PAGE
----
strategy. These images might not be the top sellers,
but your unique, niche images are up against less
competition, and will help you diversify your portfolio.
What Buyers Are Begging For How to Maximize Your
Proﬁts When Shooting
Even top professionals consider how to save money on production costs to
maximize revenue. Here are the top tips to keep your production expenses low.
Rent—don’t buy—certain equipment.
It’s likely that your camera, basic lenses, and ﬂash are things you want to own. But
studio lighting and other equipment can often be rented in a cost-effective way. Top
professionals often rent equipment when the beneﬁts of renting outweigh the cost of
buying, storing, maintaining, and insuring equipment that could be technically obsolete
in just a few years.
Share equipment and studio costs.
If you know other photographers who submit for stock as well, talk to them about sharing
production costs. For example, studio lights can be rented by the week and then shared
among a few individuals. Always remember that whoever signs the rental agreement is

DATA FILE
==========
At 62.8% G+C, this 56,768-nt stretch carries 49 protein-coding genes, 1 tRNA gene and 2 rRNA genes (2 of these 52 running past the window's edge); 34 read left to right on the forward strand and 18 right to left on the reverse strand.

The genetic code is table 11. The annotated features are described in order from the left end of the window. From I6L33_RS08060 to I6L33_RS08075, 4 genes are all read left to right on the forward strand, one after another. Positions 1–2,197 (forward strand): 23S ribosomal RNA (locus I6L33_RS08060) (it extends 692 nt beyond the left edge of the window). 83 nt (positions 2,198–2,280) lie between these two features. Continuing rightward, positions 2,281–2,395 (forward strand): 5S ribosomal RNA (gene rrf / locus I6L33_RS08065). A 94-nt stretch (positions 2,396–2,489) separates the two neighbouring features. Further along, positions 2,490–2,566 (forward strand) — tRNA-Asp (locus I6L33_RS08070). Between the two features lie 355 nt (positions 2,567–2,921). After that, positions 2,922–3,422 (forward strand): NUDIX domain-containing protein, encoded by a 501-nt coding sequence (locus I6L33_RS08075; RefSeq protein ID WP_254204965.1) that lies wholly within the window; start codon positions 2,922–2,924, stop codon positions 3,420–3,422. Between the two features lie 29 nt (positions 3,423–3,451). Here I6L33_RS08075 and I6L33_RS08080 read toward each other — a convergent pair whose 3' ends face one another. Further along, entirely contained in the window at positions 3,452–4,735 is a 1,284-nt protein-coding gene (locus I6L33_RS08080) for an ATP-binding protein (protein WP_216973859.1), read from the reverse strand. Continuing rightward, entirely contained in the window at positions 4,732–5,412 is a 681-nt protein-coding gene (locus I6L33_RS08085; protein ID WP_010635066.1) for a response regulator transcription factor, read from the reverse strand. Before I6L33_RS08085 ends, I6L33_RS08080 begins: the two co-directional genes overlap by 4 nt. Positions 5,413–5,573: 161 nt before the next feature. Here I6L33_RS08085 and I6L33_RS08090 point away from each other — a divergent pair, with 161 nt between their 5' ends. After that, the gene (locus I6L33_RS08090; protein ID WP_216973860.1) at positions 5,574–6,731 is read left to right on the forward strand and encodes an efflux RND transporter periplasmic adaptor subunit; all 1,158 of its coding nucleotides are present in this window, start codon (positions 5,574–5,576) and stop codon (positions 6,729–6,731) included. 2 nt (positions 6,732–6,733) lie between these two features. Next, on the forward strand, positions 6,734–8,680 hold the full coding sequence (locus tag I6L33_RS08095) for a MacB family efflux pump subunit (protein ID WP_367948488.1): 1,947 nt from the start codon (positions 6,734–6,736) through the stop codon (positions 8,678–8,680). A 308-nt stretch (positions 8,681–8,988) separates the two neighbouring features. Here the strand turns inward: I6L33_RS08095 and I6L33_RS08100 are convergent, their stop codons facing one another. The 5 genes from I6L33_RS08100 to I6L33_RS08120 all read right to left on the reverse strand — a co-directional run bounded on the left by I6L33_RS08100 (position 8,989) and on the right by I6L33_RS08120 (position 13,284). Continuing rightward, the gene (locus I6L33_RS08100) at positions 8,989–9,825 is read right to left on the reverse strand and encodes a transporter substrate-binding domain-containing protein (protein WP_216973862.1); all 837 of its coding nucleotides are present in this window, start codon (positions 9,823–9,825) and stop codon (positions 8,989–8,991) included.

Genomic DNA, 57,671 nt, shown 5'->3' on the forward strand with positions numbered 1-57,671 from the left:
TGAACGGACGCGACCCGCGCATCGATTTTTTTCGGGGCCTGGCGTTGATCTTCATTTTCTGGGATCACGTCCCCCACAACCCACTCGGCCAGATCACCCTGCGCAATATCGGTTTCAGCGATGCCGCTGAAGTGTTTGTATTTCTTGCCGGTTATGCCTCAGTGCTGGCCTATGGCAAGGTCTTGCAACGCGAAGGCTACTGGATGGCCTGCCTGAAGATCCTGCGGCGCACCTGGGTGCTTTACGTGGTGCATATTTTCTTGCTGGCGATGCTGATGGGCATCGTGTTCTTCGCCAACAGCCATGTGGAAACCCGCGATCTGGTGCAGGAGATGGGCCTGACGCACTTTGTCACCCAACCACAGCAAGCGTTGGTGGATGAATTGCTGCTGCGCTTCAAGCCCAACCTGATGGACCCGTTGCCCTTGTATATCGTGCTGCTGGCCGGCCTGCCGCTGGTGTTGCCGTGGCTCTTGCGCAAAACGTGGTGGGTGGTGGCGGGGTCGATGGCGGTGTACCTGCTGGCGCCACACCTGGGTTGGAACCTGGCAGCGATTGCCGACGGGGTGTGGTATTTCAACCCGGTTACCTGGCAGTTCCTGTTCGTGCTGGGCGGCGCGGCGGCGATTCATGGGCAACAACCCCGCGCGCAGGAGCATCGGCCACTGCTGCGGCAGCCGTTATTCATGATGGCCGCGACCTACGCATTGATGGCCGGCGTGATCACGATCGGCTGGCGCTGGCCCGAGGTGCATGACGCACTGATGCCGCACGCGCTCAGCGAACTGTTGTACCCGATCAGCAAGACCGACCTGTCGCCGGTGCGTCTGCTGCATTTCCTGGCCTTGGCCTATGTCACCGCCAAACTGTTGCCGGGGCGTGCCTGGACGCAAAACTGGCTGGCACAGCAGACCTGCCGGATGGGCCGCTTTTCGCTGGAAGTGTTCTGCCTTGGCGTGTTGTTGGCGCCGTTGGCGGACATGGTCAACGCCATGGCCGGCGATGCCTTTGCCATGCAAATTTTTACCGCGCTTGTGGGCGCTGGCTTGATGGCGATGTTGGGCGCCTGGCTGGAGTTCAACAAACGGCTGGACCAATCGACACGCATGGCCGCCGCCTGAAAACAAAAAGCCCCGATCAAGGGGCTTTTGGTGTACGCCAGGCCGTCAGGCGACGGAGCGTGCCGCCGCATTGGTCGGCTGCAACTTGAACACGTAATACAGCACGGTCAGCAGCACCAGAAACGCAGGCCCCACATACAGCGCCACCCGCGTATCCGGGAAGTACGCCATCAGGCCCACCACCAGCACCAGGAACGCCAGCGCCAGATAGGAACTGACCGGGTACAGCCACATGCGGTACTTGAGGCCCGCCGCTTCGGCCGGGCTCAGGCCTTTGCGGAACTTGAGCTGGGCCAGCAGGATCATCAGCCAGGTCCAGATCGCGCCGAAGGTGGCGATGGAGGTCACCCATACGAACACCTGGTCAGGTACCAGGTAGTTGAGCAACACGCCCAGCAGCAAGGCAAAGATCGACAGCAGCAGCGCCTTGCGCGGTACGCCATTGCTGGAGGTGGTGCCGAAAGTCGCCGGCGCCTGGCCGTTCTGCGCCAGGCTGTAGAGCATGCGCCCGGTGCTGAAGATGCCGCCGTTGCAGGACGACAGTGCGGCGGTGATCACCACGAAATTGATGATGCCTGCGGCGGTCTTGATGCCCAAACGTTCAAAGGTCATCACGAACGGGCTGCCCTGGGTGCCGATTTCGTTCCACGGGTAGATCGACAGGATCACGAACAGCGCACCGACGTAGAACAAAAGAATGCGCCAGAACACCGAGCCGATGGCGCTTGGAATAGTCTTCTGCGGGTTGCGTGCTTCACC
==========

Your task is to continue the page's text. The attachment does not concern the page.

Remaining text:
responsible for the equipment in case something is lost, broken, or stolen, so choose
partners who are trustworthy and responsible. Shoot multiple scenes with your models.
There are photographers who develop entire
portfolios around a few models. While it’s best
to use a diverse selection of models, you should
maximize your time when you have models in the
studio. Different sets, angles, facial expressions,
orientations, clothing, and scenarios are all ways to
maximize the return on a single shoot.
Shoot video and stills at the same time.
More and more cameras have HD video capability.
HD video is an increasingly popular stock medium
and videos are often licensed at higher prices than
stills. There are differences between shooting stills
and video, but you can greatly increase your earning
potential by creating both during the same shoot.
Try before you buy.
Photography software can be very expensive.
Thankfully, many companies like Adobe offer 30-
day free trials of their software. If you’re not sure if
you’re going to need certain functionality, try out a
few software packages before settling on your ﬁnal
workﬂow and committing to making purchases.
How to Maximize Your Proﬁts When Shooting When you do buy, try to DIY (“Do It Yourself”).